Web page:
U.S. stock index futures were flat on Thursday as investors remained on edge about the U.S.-China trade talks, while the latest round of earnings added little cheer.
Among early decliners were AIG, which dropped 5.6 percent after the insurer reported a lower-than-expected quarterly profit.
Tesla shed 5.1 percent, extending losses from Wednesday after Chief Executive Officer Elon Musk cut off analysts asking about the company’s profit potential, despite promises that production of the troubled Model 3 electric car was on track.
At 7:31 a.m. ET, Dow e-minis 1YMc1 were up 5 points, or 0.02 percent. S&P 500 e-minis ESc1 were up 1.5 points, or 0.06 percent and Nasdaq 100 e-minis NQc1 were up 1.5 points, or 0.02 percent.
Wall Street closed lower on Thursday, weighed down by news about potential U.S. restrictions on Chinese telecommunications companies, and after the Federal Reserve reaffirmed outlook for more rate hikes.
However, the Fed statement gave no hints as to when the fourth rate hike would happen this year.
The central bank expressed confidence that a recent rise in inflation near to its target would be sustained, leaving it on track to raise borrowing costs in June.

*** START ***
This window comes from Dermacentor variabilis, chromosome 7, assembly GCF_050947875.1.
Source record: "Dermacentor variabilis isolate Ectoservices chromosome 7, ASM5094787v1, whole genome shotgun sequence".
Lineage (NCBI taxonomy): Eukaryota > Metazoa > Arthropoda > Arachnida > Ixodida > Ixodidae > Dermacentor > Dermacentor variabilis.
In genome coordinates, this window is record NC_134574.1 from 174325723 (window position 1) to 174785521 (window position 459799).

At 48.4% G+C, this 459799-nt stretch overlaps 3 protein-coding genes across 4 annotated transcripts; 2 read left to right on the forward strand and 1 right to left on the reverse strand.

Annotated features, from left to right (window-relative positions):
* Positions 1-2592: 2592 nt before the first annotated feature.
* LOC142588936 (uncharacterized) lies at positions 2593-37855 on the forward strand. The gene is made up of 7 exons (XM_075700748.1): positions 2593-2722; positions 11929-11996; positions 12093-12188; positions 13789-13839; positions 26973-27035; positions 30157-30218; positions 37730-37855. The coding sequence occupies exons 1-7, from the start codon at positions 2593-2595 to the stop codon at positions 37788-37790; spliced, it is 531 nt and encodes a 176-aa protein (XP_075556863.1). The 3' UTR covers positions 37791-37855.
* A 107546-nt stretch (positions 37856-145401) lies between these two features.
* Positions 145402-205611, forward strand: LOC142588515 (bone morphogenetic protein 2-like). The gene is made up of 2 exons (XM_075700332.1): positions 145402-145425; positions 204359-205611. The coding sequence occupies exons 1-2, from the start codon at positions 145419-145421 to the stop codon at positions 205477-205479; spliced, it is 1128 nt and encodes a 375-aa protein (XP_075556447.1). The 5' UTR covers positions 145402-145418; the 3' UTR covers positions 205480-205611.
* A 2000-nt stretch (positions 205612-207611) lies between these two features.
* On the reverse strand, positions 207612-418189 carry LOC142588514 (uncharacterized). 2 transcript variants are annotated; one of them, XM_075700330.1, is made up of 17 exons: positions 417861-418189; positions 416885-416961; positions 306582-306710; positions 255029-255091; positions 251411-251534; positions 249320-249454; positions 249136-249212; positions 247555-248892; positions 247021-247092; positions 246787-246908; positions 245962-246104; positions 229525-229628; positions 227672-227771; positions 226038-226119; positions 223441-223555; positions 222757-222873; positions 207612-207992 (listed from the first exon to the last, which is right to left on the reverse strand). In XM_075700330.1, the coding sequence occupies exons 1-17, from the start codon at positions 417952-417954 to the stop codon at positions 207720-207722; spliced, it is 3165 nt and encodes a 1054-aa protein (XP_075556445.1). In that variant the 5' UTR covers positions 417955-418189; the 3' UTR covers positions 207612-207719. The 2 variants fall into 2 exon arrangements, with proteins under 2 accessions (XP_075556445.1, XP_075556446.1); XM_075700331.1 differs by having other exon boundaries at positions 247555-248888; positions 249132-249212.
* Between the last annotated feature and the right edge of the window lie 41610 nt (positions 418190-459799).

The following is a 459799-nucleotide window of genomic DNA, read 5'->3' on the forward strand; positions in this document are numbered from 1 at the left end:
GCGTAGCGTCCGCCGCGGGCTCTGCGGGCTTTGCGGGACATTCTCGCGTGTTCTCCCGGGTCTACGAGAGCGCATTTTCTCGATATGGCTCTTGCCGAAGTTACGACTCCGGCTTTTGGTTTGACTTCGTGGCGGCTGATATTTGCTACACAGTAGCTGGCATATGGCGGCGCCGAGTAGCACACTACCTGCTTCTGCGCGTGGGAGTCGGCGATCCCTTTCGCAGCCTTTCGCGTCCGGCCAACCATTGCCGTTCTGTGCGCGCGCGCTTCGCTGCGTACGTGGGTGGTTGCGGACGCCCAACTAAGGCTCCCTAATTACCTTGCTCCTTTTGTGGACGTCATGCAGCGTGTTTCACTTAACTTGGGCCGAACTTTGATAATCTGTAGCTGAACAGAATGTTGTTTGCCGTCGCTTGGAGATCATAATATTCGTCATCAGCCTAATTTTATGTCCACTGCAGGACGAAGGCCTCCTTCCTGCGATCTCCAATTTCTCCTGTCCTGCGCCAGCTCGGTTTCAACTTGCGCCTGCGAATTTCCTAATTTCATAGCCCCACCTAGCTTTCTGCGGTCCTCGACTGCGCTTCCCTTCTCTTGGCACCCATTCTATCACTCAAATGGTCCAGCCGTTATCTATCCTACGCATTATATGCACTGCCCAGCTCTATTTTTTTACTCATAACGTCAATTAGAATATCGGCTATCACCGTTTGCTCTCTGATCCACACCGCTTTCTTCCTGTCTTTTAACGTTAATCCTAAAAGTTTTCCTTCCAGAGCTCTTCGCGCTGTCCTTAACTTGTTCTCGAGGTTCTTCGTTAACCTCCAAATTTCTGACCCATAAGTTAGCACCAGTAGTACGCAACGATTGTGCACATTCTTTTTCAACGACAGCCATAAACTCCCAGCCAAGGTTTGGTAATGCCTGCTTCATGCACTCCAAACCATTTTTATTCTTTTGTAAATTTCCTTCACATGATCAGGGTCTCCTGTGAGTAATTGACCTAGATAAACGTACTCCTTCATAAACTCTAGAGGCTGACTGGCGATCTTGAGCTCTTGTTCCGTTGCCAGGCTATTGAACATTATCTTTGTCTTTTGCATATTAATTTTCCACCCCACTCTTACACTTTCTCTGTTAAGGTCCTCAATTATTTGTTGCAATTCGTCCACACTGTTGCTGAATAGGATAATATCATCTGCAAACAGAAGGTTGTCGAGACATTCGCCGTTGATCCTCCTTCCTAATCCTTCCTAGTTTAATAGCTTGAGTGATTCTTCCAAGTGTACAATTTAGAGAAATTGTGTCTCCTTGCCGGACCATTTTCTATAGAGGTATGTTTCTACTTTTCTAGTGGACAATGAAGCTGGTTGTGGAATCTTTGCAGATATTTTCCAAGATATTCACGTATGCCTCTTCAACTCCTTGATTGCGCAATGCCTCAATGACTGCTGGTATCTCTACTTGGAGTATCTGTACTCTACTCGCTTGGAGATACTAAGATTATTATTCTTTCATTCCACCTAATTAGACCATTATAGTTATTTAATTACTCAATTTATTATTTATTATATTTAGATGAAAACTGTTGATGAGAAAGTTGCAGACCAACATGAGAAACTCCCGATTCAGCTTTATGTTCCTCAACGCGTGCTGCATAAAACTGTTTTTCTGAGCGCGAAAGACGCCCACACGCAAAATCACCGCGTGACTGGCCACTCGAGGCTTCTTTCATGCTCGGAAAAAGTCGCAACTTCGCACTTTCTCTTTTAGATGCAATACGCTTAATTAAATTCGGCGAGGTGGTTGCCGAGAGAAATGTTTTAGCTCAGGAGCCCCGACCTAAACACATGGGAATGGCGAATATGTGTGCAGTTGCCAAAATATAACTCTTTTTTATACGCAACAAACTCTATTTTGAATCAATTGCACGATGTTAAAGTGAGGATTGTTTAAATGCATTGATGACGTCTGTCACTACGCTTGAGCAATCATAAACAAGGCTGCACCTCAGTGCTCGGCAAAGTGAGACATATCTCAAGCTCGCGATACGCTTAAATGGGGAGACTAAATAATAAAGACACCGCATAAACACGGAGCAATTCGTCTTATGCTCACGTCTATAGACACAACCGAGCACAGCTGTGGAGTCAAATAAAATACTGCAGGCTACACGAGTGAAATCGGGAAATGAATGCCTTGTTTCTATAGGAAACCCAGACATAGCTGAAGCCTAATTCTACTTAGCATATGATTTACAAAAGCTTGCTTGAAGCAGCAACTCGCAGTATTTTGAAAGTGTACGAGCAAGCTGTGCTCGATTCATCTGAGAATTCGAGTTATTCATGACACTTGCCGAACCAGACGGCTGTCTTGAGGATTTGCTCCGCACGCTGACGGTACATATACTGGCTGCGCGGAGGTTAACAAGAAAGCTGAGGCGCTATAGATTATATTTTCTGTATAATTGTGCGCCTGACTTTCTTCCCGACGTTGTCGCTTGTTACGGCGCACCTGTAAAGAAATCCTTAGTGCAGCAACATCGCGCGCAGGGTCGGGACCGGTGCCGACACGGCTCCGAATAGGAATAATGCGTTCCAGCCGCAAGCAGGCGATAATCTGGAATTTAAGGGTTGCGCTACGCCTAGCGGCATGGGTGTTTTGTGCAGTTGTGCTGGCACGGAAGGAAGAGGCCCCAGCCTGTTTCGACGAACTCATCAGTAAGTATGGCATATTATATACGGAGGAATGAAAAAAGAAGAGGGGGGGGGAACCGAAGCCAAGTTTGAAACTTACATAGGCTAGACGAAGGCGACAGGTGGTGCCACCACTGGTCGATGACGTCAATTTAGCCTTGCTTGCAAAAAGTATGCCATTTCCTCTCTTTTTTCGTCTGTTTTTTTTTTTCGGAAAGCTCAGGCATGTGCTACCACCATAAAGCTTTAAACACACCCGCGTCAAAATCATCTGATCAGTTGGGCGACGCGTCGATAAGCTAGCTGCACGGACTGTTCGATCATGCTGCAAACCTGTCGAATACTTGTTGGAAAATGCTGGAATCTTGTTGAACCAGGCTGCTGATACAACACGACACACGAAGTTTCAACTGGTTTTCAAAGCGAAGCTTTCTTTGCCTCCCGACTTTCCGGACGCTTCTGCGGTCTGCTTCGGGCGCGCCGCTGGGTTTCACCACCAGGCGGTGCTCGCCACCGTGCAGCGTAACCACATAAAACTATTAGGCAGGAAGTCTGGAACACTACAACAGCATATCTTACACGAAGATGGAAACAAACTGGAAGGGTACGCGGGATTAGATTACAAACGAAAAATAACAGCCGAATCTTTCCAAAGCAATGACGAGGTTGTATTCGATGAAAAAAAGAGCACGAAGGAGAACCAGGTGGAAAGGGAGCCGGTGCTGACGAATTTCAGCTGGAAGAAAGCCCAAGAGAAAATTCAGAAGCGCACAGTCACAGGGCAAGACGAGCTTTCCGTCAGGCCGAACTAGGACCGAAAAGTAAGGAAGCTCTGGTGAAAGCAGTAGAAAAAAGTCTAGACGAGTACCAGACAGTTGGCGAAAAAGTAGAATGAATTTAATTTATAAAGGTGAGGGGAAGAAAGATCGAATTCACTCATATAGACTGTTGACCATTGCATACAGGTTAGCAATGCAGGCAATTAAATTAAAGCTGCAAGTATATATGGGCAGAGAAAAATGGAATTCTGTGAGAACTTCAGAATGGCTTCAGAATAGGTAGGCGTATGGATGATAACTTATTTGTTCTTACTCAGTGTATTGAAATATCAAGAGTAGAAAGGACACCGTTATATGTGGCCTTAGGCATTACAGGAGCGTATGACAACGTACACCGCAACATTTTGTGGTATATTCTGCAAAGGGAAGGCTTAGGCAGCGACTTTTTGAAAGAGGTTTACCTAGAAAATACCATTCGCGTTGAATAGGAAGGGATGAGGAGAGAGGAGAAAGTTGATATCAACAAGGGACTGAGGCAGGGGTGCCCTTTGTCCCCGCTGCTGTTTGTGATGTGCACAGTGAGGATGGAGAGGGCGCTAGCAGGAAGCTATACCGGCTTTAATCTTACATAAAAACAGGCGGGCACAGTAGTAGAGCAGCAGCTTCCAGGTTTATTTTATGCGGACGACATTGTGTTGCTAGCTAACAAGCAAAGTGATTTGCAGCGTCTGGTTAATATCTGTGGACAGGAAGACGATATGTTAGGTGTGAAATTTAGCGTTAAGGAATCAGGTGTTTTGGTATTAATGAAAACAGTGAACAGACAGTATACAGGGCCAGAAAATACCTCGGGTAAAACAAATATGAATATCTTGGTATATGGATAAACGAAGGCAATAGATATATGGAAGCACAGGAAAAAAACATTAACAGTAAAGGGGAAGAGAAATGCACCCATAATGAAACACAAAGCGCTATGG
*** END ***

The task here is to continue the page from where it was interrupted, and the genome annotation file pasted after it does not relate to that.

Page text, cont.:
The focus now shifts to trade issues between U.S. and China as a Trump administration delegation, including Treasury Secretary Steven Mnuchin, visits Beijing for negotiations.
A breakthrough trade deal with China is highly unlikely, though a package of short-term Chinese measures could delay a tariff decision.
First-quarter earnings continued to come in strong, with nearly 80 percent of the 343 S&P 500 firms that have reported so far, topping profit estimates.
Despite that, the rewards to profit beats have been subdued as investors worry that earnings may have peaked, after bellwethers including Caterpillar flagged concerns about rising costs.
Caterpillar was down 0.8 percent after BofA Merrill Lynch downgraded the stock to “neutral”, citing slowing retail sales and peaking Class 8 truck orders.
Kraft Heinz rose 3.7 percent after its quarterly profit beat expectations, benefiting from U.S. tax changes and price hikes to counter higher input costs.